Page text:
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Trial NCT00000553

Resource URI: http://static.linkedct.org/resource/trials/NCT00000553
linkedct:brief_title HDL-Atherosclerosis Treatment Study (HATS)
linkedct:condition <http://static.linkedct.org/resource/condition/2312>
linkedct:condition <http://static.linkedct.org/resource/condition/3388>
linkedct:condition <http://static.linkedct.org/resource/condition/5702>
linkedct:condition <http://static.linkedct.org/resource/condition/8489>
linkedct:criteria Men and women with low HDL cholesterol, with at least one 50% stenotic coronary lesion or three 30% stenotic coronary lesions. Women range in age from 35 to less than 68 and men from 35 to less than 63.
linkedct:description BACKGROUND: More than one-third of patients with coronary disease have "low" high density lipoprotein cholesterol (HDLc) levels (less than 35 mg/dl; United States 20th percentile) and "normal" low density lipoprotein cholesterol (LDLc) (less than 145; United States mean), a group for whom current treatment guidelines are not based on clinical trial data. Low HDLc levels are strong, independent predictors of cardiovascular disease and cardiovascular mortality risk, equally so for both men and women. This high coronary artery disease risk may be due to an imbalance between delivery of cholesterol into the arterial intima by LDL and its removal by HDL. Also, since HDL serve as antioxidants and cytoprotectants, an important HDL role may be to prevent LDL oxidation and thus limit macrophage-mediated intimal lipid accumulation or to prevent vascular cell toxicity. Recent epidemiologic, experimental, and clinical trial evidence suggests that a 15 mg/dl rise in HDL cholesterol would reduce coronary artery disease incidence and mortality by 30 to 70 percent and that antioxidant vitamins E, C, and beta-carotene might reduce coronary artery disease events and atherogenesis. The potential absolute benefit is much greater in those with existing coronary artery disease. It has also been shown that HDLc rises in response to exercise, smoking cessation, weight reduction, and monounsaturated fats. DESIGN NARRATIVE: Randomized, Phase III. Each patient was randomly assigned to a lipid-altering strategy or its placebo and to an antioxidant vitamin strategy or its placebo, in a 2 x 2 factorial design. The four groups were simvastatin-niacin plus an antioxidant vitamin cocktail; simvastatin-niacin plus vitamin placebo; antioxidant vitamins alone plus simvastatin-niacin placebo; or placebos for both strategies. All groups were counseled with respect to diet, exercise, and smoking cessation. The primary endpoint was the average change in proximal obstructive disease during the 2.5 year interval between baseline and the followup study. Secondary endpoints included the frequency of cardiac events, including cardiac death, confirmed non-fatal myocardial infarction, cerebrovascular accident, or revascularization by bypass or angioplasty for medically refractory unstable ischemia. The trial ended in August, 1999.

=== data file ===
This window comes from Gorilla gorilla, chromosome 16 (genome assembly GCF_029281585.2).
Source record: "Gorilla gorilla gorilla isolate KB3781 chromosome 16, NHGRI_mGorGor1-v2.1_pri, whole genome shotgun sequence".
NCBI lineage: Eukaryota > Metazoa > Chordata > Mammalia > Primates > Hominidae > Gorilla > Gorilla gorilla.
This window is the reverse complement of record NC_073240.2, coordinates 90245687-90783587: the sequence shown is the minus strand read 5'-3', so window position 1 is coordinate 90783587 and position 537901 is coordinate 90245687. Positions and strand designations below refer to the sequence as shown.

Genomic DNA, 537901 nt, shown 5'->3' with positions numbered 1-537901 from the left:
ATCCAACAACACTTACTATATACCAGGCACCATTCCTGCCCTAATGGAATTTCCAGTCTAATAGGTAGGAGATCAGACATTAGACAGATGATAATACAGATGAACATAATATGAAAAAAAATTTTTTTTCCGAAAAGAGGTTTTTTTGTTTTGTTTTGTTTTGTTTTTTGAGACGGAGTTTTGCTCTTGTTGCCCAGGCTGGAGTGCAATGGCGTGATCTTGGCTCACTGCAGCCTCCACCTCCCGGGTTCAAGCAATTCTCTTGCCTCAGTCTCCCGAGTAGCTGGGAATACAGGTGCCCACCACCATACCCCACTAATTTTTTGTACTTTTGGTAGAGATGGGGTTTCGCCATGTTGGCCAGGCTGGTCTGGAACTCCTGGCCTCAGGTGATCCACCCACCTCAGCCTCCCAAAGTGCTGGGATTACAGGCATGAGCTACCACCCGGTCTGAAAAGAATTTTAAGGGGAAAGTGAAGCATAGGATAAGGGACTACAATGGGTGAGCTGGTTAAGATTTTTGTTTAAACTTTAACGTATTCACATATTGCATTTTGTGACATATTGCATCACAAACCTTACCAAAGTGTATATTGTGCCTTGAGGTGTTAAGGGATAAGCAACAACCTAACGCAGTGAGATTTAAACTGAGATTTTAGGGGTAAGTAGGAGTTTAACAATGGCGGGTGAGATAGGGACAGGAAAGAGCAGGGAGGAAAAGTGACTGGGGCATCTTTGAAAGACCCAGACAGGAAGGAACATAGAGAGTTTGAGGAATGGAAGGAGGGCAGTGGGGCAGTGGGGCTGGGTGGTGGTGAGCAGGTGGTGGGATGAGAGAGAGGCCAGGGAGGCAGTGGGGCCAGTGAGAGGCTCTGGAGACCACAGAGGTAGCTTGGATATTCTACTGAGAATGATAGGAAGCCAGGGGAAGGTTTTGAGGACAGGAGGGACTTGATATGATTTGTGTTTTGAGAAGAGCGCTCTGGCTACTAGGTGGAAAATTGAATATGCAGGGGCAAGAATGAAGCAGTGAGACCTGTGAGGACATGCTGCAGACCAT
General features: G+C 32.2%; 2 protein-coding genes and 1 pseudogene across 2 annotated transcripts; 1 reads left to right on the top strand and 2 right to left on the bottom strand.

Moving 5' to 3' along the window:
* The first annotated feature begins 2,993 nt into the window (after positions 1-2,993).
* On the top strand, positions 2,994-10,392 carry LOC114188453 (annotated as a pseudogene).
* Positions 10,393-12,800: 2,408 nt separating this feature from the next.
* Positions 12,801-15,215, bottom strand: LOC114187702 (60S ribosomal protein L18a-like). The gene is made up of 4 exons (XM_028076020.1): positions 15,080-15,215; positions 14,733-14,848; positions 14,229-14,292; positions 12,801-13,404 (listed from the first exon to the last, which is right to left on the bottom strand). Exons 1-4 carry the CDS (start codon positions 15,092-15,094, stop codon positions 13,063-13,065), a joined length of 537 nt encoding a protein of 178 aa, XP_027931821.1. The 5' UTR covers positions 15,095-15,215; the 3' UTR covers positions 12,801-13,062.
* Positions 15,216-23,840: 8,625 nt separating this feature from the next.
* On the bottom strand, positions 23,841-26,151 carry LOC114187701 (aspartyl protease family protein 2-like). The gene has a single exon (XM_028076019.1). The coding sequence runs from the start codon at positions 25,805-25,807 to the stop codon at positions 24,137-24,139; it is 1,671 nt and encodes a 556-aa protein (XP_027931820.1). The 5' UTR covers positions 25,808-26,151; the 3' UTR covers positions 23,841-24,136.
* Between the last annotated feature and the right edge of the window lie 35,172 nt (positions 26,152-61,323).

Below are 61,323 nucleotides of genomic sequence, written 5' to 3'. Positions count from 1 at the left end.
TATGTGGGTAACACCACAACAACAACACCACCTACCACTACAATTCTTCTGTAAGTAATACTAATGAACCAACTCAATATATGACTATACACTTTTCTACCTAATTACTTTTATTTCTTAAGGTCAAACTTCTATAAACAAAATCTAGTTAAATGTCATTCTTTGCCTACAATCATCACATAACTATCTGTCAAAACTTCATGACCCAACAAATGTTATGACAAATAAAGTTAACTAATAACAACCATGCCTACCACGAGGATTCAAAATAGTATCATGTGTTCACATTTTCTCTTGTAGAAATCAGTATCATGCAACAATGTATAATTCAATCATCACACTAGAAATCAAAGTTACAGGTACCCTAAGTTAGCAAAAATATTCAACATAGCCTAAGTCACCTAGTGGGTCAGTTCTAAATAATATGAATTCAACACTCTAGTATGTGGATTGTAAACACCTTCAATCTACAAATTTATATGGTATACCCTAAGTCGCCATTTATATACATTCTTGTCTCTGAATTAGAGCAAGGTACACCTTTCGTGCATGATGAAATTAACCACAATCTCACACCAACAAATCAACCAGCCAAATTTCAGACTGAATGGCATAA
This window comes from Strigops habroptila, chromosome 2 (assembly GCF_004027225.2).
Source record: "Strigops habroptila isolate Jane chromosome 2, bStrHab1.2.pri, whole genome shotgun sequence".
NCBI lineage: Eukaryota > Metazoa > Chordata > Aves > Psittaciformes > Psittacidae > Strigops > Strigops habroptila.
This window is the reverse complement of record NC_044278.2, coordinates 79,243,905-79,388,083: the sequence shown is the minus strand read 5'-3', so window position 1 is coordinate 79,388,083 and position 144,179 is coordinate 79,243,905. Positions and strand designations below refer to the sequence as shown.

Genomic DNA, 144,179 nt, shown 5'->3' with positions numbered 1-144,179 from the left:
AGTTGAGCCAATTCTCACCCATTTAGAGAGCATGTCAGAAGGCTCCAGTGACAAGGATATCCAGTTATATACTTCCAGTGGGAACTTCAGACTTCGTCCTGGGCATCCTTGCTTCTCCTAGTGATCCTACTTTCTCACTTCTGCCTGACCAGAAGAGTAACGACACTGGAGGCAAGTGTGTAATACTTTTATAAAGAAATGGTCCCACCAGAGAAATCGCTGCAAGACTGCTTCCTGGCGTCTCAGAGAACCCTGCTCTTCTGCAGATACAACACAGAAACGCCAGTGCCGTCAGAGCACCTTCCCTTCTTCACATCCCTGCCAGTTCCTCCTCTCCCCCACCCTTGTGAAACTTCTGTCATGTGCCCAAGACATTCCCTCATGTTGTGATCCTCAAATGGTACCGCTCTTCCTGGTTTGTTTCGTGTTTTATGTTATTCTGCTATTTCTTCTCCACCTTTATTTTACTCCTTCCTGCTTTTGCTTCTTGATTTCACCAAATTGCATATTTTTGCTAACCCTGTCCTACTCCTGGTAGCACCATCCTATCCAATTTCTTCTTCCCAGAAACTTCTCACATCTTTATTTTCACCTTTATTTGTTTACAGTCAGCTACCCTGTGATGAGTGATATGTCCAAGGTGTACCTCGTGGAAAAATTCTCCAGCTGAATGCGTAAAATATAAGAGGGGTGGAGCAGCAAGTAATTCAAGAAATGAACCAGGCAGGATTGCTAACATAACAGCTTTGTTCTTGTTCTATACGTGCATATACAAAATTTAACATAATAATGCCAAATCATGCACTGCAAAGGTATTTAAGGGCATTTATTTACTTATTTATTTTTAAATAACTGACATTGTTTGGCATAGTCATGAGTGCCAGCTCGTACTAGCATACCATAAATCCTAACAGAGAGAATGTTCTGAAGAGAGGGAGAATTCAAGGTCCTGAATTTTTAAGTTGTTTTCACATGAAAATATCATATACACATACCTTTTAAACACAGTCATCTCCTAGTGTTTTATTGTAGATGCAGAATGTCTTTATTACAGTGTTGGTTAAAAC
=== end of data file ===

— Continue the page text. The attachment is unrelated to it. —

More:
linkedct:download_date Information obtained from ClinicalTrials.gov on December 30, 2009
linkedct:eligibility_gender Both
linkedct:eligibility_healthy_volunteers No
linkedct:eligibility_maximum_age 68 Years
linkedct:eligibility_minimum_age 35 Years
linkedct:end_date February 2001
linkedct:enrollment 0 (xsd:int)
linkedct:firstreceived_date October 27, 1999
linkedct:id NCT00000553
rdfs:label Trial NCT00000553
linkedct:lastchanged_date June 23, 2005
linkedct:lead_sponsor_agency National Heart, Lung, and Blood Institute (NHLBI)
linkedct:nct_id NCT00000553
linkedct:number_of_arms 0 (xsd:int)
linkedct:number_of_groups 0 (xsd:int)
linkedct:org_study_id 97
linkedct:overall_official <http://static.linkedct.org/resource/overall_official/6835>
linkedct:overall_status Completed
linkedct:oversight <http://static.linkedct.org/resource/oversight/2918>
foaf:page <http://clinicaltrials.gov/show/NCT00000553>
linkedct:phase Phase 3
linkedct:reference <http://static.linkedct.org/resource/reference/12091>
linkedct:reference <http://static.linkedct.org/resource/reference/15032>
linkedct:reference <http://static.linkedct.org/resource/reference/45178>
linkedct:reference <http://static.linkedct.org/resource/reference/54369>
linkedct:reference <http://static.linkedct.org/resource/reference/55861>
linkedct:source National Heart, Lung, and Blood Institute (NHLBI)
linkedct:start_date September 1994
linkedct:study_design Prevention, Randomized, Placebo Control, Factorial Assignment
linkedct:study_type Interventional
linkedct:summary To measure the effects of lipid-lowering drugs and/or antioxidant vitamins on progression or regression of coronary heart disease as measured by quantitative angiography in patients with low high density lipoprotein (HDL) cholesterol.
rdf:type linkedct:trials
linkedct:verification_date March 2005